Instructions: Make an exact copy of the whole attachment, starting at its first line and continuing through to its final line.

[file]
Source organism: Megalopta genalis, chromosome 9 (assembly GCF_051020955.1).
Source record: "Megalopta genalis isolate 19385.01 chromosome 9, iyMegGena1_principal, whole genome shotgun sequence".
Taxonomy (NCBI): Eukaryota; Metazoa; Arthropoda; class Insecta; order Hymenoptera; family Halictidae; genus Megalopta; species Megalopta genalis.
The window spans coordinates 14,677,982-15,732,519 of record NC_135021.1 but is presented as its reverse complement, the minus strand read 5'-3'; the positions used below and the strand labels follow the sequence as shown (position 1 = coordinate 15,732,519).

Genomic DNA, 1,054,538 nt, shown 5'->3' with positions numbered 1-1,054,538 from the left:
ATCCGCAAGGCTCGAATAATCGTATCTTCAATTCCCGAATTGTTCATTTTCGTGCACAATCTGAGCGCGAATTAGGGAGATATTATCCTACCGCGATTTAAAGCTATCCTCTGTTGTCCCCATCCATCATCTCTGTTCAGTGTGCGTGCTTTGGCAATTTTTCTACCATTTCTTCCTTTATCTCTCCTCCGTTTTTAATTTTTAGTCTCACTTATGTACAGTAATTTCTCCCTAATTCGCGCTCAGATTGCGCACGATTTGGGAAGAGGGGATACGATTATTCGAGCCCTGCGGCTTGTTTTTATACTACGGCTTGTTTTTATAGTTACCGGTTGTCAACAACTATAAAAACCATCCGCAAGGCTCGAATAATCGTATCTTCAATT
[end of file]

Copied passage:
Source organism: Megalopta genalis, chromosome 9 (assembly GCF_051020955.1).
Source record: "Megalopta genalis isolate 19385.01 chromosome 9, iyMegGena1_principal, whole genome shotgun sequence".
Taxonomy (NCBI): Eukaryota; Metazoa; Arthropoda; class Insecta; order Hymenoptera; family Halictidae; genus Megalopta; species Megalopta genalis.
The window spans coordinates 14,677,982-15,732,519 of record NC_135021.1 but is presented as its reverse complement, the minus strand read 5'-3'; the positions used below and the strand labels follow the sequence as shown (position 1 = coordinate 15,732,519).

Genomic DNA, 1,054,538 nt, shown 5'->3' with positions numbered 1-1,054,538 from the left:
ATCCGCAAGGCTCGAATAATCGTATCTTCAATTCCCGAATTGTTCATTTTCGTGCACAATCTGAGCGCGAATTAGGGAGATATTATCCTACCGCGATTTAAAGCTATCCTCTGTTGTCCCCATCCATCATCTCTGTTCAGTGTGCGTGCTTTGGCAATTTTTCTACCATTTCTTCCTTTATCTCTCCTCCGTTTTTAATTTTTAGTCTCACTTATGTACAGTAATTTCTCCCTAATTCGCGCTCAGATTGCGCACGATTTGGGAAGAGGGGATACGATTATTCGAGCCCTGCGGCTTGTTTTTATACTACGGCTTGTTTTTATAGTTACCGGTTGTCAACAACTATAAAAACCATCCGCAAGGCTCGAATAATCGTATCTTCAATT